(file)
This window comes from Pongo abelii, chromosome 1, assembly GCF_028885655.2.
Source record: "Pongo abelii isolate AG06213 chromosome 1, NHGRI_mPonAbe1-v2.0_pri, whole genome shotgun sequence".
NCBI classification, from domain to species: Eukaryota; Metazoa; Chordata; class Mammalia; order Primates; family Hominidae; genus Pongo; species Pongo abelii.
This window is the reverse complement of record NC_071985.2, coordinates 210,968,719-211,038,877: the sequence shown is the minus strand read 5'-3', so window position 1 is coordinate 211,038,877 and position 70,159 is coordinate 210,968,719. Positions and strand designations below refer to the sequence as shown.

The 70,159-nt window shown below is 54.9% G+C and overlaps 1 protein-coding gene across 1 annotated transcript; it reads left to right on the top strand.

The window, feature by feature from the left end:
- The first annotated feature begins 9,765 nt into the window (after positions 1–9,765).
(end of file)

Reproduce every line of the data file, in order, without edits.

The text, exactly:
This window comes from Pongo abelii, chromosome 1, assembly GCF_028885655.2.
Source record: "Pongo abelii isolate AG06213 chromosome 1, NHGRI_mPonAbe1-v2.0_pri, whole genome shotgun sequence".
NCBI classification, from domain to species: Eukaryota; Metazoa; Chordata; class Mammalia; order Primates; family Hominidae; genus Pongo; species Pongo abelii.
This window is the reverse complement of record NC_071985.2, coordinates 210,968,719-211,038,877: the sequence shown is the minus strand read 5'-3', so window position 1 is coordinate 211,038,877 and position 70,159 is coordinate 210,968,719. Positions and strand designations below refer to the sequence as shown.

The 70,159-nt window shown below is 54.9% G+C and overlaps 1 protein-coding gene across 1 annotated transcript; it reads left to right on the top strand.

The window, feature by feature from the left end:
- The first annotated feature begins 9,765 nt into the window (after positions 1–9,765).